Our identity, like Simba’s, is no longer based on merely ourselves but on who we are in Christ. We are reconciled to him and given a new identity in him through his work and not something we have done.
There is that key scene in the film where Simba looks at his reflection in the water and at first, sees only himself. Then Rafiki touches the water and mask comes off. The reflection is that of Mufasa, Simba’s father. What a beautiful picture of the way that God see us in light of Jesus’ work on the cross. He does not see us and the sin that separates us, he sees us through Jesus as the true person we have been created to be.
“And you, who were dead in your trespasses and the uncircumcision of your flesh, God made alive together with him, having forgiven us all our trespasses, by canceling the record of debt that stood against us with its legal demands. This he set aside, nailing it to the cross.”
Even in this, like Simba, we have a choice: do we run from the past or learn from it? In the revelation of our new identity, we have a choice to make. Do we accept it and see our past in light of the work of God, or do we continue in the same way of viewing ourselves? Do we continue to run from the past or learn from it and move forward? In the light of the Gospel, out past and mistakes that we make are made new, they are part of God’s redemptive work. No longer are they the definition of who we are because we have been made new. Now this does not mean that there are not consequences to past actions or that the pain from them may not still be there, but it does mean that they are not meaningless. The Gospel can give them purpose and teach us and help change us.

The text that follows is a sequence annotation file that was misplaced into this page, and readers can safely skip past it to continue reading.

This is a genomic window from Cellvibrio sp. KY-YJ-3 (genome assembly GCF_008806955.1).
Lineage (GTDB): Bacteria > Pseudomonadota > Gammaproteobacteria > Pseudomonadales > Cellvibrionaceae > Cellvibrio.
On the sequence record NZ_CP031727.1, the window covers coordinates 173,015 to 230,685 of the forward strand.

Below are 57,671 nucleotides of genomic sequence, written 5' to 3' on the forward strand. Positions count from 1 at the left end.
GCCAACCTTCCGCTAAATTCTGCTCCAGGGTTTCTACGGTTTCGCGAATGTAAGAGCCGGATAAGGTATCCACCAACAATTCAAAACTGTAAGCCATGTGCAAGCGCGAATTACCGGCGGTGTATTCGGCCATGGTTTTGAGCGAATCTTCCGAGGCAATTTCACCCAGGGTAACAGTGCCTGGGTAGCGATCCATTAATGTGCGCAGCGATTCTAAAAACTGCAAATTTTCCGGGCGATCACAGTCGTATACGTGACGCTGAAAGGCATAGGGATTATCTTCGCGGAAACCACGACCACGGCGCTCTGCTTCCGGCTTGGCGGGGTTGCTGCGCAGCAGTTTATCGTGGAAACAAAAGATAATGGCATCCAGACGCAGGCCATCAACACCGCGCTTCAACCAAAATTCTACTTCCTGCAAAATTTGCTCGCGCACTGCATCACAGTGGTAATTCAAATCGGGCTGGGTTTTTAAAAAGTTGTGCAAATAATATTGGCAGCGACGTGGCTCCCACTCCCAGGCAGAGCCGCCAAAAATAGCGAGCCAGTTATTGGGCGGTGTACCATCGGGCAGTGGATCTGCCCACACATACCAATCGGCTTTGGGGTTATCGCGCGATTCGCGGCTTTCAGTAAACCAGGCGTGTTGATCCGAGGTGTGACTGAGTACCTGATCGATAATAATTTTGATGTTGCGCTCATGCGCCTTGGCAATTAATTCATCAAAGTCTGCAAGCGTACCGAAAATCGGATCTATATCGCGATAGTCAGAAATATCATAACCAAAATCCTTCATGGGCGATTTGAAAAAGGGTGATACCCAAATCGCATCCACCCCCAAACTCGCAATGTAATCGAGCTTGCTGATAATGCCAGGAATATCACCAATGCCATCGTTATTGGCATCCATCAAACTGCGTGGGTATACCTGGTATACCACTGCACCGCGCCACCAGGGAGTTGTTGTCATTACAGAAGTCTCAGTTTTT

“And we know that for those who love God all things work together for good, for those who are called according to his purpose. For those whom he foreknew he also predestined to be conformed to the image of his Son, in order that he might be the firstborn among many brothers. And those whom he predestined he also called, and those whom he called he also justified, and those whom he justified he also glorified.”
This leads us to the last point: We are saved and redeemed and given new identities in Christ not just to save us from hell or make our lives better, but because there are things that God has made us to do.
For by grace you have been saved through faith. And this is not your own doing; it is the gift of God, not a result of works, so that no one may boast. For we are his workmanship, created in Christ Jesus for good works, which God prepared beforehand, that we should walk in them.
At the end of the film, Simba goes back home and defends his homeland, he takes back his kingdom from the evil that has set itself up in his absence. With his identity intact and deep knowledge of who he is, he does the great work that he was prepared for. What work have you been prepared for and what his holding you back from doing it?
For more on this I highly recommend reading “Gospel” by J.D. Greear. It is an excellent book on the transformative work of the Gospel in our lives and living in the new identity in Christ that we have.